Serum albumin has long been accepted as a useful marker of nutritional status in the chronic kidney disease (CKD) population. Yet a more detailed examination reveals that it is in fact a poor nutritional measure. Animal and human studies using healthy and CKD models confirm that protein consumption must be negligible for serum albumin levels to be affected, and even then they are influenced only modestly. Such a severe level of protein restriction cannot explain the persistently low levels of serum albumin (e.g. 3.2 g/dl) observed in the US dialysis population, especially when obesity rates have been climbing. Moreover, the literature does not consistently support the premise that protein supplementation leads to increased serum albumin levels. In fact, serum albumin is an excellent marker of illness. Clinicians should take advantage of this fact by using serum albumin to identify and treat occult illnesses.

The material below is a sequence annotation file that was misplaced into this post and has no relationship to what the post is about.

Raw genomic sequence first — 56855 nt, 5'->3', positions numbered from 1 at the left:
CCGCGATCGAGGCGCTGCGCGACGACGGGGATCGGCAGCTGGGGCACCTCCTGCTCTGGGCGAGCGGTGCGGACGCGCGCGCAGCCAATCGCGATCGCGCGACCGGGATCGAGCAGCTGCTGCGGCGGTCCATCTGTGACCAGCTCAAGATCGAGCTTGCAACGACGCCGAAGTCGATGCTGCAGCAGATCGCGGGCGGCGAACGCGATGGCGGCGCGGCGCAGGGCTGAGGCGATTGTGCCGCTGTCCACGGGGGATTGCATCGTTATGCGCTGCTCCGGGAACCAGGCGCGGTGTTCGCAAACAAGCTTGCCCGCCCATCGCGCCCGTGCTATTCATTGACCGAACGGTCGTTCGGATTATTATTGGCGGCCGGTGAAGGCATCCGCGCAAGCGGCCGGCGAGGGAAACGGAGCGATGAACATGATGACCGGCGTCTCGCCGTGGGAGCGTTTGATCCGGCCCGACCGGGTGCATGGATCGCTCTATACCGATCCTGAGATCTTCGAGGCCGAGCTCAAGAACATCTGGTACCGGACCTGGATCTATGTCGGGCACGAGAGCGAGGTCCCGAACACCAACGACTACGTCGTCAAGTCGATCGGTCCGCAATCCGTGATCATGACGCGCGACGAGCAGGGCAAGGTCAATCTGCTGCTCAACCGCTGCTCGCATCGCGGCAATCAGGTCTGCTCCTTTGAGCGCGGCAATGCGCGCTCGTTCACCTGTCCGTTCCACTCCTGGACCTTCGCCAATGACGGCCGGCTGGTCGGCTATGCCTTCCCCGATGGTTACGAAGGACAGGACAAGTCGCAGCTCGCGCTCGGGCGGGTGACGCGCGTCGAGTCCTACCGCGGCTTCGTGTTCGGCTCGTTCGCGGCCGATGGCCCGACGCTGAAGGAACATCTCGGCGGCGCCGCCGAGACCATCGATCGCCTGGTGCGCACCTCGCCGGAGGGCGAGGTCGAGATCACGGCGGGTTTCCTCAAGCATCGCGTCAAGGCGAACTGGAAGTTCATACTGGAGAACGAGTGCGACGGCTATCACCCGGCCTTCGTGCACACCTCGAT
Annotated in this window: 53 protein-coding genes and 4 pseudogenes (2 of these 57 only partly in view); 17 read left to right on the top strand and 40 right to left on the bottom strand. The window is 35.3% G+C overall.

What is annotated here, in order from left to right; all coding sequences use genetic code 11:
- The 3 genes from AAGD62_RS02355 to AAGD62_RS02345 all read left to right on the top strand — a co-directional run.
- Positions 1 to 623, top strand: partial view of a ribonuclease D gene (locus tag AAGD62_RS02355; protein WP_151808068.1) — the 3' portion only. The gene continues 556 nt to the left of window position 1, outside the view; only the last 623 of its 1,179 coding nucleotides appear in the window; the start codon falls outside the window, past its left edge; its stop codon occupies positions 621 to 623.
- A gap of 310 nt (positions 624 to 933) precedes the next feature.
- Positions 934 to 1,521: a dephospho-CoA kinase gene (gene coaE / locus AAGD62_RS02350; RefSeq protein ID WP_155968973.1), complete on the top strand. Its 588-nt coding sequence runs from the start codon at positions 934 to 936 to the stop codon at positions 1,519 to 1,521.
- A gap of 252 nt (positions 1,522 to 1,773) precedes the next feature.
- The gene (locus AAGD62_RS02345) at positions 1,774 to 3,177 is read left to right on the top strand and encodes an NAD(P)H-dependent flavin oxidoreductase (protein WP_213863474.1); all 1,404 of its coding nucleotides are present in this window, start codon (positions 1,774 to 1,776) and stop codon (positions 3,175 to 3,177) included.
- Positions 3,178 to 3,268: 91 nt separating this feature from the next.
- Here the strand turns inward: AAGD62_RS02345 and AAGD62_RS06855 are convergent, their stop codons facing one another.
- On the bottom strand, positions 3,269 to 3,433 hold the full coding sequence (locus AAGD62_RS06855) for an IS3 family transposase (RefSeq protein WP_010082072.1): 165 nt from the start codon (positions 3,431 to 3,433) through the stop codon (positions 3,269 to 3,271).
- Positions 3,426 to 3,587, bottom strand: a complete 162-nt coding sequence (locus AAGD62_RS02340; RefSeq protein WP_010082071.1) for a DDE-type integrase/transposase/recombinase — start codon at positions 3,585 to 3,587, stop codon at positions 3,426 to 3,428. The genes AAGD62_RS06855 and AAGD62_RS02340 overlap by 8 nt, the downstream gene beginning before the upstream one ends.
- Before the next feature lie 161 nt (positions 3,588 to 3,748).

|Original language||English (US)|
|Title of host publication||Issues in Dialysis|
|Publisher||Nova Science Publishers, Inc.|
|Number of pages||14|
|State||Published - Dec 1 2012|
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